The action of the yeast and the conditions of production determine whether a beer is a top or a bottom fermentation beer. Bottom fermentation is fermentation at low temperature where the yeast settles to the bottom at the end of the process. The strain Saccharomyces carlsbergensis yields alcoholic strengths of approximately 5 percent vol (alcohol is a degradation product of yeast, i.e., in principle, toxic in high concentrations). “Top fermentation” means fermentation at room temperature or higher, the yeast rises to the surface at the end of the brewing process. The strain Saccharomyces cerevisiae can tolerate alcoholic strengths of up to 12 percent vol. There is of course a direct connection with the amounts of ingredients (the so-called starting materials), i.e., malted barley and other cereals, for example, wheat or rice. The starting for top fermentation beers is much higher than for bottom fermentation beers, expressed in values of “original density'' or degrees Plato - that is, the sugar content of the wort (wort is the sweet malt infusion obtained when the cereal starch converts into fermentable sugars). Values can vary by a few degrees (specific density of sugars per volume) around the 25 degrees mark. Higher-density beers have not only higher alcohol contents but also more “bits and pieces” originating from the raw materials and the changes that they undergo in the various stages of the brewing process. Top fermentation beers should therefore have a more favourable effect than bottom fermentation beers for the body.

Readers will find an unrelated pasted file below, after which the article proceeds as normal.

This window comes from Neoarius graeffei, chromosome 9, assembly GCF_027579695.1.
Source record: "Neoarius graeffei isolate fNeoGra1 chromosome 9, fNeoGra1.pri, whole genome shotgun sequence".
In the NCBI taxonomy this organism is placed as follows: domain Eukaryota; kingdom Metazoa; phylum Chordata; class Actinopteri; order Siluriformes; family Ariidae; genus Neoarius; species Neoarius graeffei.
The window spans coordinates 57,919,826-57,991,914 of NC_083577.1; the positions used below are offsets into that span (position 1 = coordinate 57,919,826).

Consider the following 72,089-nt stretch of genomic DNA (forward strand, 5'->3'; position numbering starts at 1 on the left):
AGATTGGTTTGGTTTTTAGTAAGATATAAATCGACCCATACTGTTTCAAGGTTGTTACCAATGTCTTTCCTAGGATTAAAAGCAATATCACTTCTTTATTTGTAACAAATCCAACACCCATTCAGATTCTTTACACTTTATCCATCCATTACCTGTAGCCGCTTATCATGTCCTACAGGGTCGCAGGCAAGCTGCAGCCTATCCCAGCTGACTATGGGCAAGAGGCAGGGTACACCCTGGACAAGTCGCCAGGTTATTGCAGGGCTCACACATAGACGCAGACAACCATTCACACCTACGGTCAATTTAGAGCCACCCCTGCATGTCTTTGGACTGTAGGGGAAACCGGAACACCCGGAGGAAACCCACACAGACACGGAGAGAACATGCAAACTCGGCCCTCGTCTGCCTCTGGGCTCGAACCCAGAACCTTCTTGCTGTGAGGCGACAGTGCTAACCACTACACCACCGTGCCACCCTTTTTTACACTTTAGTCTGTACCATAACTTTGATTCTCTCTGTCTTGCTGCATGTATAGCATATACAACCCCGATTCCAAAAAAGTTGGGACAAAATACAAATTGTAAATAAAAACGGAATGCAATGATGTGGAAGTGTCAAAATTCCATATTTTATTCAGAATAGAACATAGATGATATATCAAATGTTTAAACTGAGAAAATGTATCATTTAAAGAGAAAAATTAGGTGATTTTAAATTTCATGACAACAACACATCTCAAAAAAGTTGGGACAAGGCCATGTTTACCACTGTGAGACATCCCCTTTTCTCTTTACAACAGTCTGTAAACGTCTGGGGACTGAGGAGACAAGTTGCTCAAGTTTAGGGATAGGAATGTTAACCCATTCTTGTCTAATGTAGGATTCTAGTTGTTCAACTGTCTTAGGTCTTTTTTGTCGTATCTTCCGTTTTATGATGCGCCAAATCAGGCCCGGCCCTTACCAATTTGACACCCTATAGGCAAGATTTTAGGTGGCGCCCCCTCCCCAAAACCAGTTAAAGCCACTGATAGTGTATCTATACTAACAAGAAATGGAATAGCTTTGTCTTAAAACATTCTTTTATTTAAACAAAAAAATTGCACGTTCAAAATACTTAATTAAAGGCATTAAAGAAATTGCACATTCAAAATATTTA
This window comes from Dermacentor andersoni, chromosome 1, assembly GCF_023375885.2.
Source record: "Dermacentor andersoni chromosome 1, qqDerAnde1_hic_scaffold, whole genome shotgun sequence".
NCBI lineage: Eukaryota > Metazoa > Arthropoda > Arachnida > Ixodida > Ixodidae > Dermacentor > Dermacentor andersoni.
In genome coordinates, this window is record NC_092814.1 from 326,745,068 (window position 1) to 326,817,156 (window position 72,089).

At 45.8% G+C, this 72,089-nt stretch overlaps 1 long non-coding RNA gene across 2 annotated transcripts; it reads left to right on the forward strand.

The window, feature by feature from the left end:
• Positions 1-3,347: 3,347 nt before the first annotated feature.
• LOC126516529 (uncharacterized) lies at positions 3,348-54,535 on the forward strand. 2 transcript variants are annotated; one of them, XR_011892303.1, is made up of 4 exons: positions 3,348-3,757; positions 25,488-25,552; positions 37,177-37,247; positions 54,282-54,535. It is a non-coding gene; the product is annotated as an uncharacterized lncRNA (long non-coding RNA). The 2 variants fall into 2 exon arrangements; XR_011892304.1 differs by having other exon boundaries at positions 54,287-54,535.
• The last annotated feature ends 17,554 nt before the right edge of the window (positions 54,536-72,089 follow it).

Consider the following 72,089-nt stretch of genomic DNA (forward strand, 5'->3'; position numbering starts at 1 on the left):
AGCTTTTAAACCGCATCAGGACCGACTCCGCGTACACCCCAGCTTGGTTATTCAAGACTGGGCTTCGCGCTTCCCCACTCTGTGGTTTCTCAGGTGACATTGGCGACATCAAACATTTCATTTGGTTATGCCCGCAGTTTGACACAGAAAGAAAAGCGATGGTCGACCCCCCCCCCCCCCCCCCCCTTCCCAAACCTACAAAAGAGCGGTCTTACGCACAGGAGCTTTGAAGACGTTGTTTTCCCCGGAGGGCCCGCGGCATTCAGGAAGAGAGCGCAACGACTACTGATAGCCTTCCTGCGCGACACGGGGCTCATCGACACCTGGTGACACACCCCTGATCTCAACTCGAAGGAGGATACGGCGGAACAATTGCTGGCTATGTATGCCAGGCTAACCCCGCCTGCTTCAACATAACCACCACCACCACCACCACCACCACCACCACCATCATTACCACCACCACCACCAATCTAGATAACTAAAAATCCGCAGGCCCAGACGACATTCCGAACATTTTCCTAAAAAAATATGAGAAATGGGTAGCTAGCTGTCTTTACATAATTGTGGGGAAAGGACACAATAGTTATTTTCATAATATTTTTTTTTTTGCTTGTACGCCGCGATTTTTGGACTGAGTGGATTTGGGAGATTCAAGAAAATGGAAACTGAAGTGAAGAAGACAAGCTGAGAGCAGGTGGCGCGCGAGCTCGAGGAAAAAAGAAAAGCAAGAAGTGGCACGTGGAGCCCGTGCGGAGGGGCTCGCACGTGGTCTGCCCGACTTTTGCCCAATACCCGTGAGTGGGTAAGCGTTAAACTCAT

Beer & health